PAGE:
Author William Dalrymple delivers a lecture on “The Last Mughal”, on the roof terrace of the Olive Restaurant, Old Delhi
Clash of Civilizations
Last week I was in Delhi for a wedding and happened upon a lecture by the brilliant historian William Dalrymple. The lecture was on the writer's favorite topic – and the subject of his latest book – Bahadul Shah Zafar II, the last Mughal emperor, who was buried by the British colonial army in an unmarked grave in Rangoon in 1862.
On the roof terrace of the trendy Olive restaurant, in the shadow of elegant Qutub Minar – which one assumes was specially lit green and purple for the occasion – and attended by a commendable gaggle of Delhi wallahs in their smart autumn clothes, Dalrymple sat cross-legged, Mojhito in hand, on a small podium. A selection of coloured slides played against the night sky. It was illuminating, to say the least: about one's ancestors, the ghastly colonial British, who, as Dalrymple pointed out, started well, 'going native' in the late 18 th century – decked out in native costumes, with harems full of bibis and begums, and the occasional murid but who ended up, 80 years later, as evangelical Christians in tight, stifling Victorian garb, dynamiting all but the walls of the magnificent Red Fort and murdering tens of thousands of the poet-emperor Zafar’s loyal subjects. Dalrymple described this as a “clash of civilizations.” It was a harrowing lecture.
William Dalrymple reading a POLENG magazine at this year's Ubud Readers’ and Writers’ Festival.
The evening was also illuminating in the sense that Delhi, which is not unlike Jakarta, had taken this literary Scotsman toff-wallah with the aristocratic Fraser wife to heart. They have allowed him to be lord chief historian of the most exciting period of their post Mahabharata history. Salman Rushdie heaps praise on him. He appears on NDTV, Bombay’s equivalent to Fox News, with the theme song to 1951 British movie the Dam-busters playing in the background. As the Chatterattis in Lucknow, chemise and Poojabbis in paisley kaftans descended on the free pizza – descending faster than the Sepoys fell in the Indian Mutiny of 1857 – I mused that this Scotsman with the engaging lisp is now an Indian national treasure, and that...... I WANT TO BE THE WILLIAM DALRYMPLE OF BALI!!!!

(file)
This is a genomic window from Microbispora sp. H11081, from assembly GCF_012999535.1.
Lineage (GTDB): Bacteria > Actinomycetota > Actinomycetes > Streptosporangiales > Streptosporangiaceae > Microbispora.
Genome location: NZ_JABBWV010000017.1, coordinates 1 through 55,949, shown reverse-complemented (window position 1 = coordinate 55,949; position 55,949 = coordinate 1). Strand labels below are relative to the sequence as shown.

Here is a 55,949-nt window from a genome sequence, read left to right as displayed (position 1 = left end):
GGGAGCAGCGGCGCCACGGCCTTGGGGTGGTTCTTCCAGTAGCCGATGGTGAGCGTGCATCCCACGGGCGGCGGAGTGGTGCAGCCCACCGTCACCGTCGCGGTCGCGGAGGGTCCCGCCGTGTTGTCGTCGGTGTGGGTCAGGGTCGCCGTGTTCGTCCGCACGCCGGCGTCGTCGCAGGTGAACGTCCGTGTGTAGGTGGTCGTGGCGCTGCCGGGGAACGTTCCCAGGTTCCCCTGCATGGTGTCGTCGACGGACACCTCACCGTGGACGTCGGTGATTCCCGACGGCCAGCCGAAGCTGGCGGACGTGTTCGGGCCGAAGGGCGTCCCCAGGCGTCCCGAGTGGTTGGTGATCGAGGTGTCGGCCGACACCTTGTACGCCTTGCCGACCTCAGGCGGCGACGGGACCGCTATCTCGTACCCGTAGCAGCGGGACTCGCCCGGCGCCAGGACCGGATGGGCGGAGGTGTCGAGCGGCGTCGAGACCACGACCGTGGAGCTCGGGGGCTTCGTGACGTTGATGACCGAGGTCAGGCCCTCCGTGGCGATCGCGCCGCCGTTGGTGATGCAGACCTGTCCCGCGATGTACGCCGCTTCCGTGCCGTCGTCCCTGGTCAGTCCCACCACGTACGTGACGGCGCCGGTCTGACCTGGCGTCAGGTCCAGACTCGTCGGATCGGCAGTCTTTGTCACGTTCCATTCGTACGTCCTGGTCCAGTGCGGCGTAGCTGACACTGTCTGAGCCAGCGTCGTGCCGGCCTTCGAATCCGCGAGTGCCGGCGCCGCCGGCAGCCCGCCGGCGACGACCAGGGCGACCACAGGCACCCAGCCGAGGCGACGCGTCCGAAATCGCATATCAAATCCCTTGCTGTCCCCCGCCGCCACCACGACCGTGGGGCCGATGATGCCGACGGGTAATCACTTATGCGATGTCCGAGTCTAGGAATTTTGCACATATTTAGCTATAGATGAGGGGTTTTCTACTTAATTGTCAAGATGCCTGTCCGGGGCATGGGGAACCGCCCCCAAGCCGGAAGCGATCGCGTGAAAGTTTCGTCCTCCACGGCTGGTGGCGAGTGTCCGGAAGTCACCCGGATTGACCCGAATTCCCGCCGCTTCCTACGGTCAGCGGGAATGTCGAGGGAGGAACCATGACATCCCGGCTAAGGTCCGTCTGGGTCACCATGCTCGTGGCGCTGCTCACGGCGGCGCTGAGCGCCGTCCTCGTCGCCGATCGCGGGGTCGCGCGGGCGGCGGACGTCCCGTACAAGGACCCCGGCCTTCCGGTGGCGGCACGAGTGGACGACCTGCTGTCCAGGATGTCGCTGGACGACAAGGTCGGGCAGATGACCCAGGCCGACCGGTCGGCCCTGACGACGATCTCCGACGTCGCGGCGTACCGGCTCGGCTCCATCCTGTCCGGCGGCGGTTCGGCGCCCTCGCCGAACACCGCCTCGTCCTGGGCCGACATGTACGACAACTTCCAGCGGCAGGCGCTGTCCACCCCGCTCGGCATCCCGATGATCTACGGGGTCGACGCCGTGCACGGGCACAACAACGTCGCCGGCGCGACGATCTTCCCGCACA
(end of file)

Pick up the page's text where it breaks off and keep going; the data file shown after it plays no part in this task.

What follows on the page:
I too am balding and Scottish, nominally....and also way too big for my pajamas.
I will give it a go.
I will write about the legendary Bali-based Danish trader Mads Lange who, in the nineteenth century married a begum from Johor’s royal family in a Hindu Balinese ceremony near present day Kuta where he had a small fortified trading post. Sadly the remnants of the fort have recently been bulldozed to make way for Kuta’s fifth Dunkin Donuts and holistic healing arcade – but old photographs exist. I will write about the 1906 Puputan Badung – mass suicide of Denpasar's royal family in front of the Dutch colonial forces, Bali’s answer to Zafar's last stand. Quickly I will 'segue' into today's clash of civilizations – which is really a case of parallel universes – where the real estate developers have taken over the west coast and are poised to circle Kuta's Peace Memorial in S.U.V.s
I will launch my book at Kudeta wearing batik by Milo.... but no-one will come. Unlike Delhi, Bali has recently been over-run by commercial types who don’t care about history (and are therefore doomed to repeat it), and the Balinese, god bless them, don’t read books, they just star in them. None-the-less I will hold court, arak madu in hand, and bang on about the clash of civilizations that started with a benign hippy movement in Kuta and Denpasar in the fruit-salad days, the glorious Bali 1970s – when surfie girls in sarongs and sandalwood beads and little else went to IMIGRASI with bike-rental boyfriends waving pre-nuptials "like the bibis waved peacock feathers at the court of early 19th century resident Delhi resident, Sir David Achterloney". I will pose the question: Has Bali now degenerated into a full-fledged junta of hedonism, with the Balinese seemingly side-lined or dumbed down to better fit into a the plastic paradise picture. I will quote the writer Jonathan Kent who, in a recent Newsweek piece entitled "Can Bali Bounce Back", wrote about a Balinese at this year’s Kuta Karnival: "Pak Made ("Uncle Made") as he's known was misty-eyed as he tried at his kite: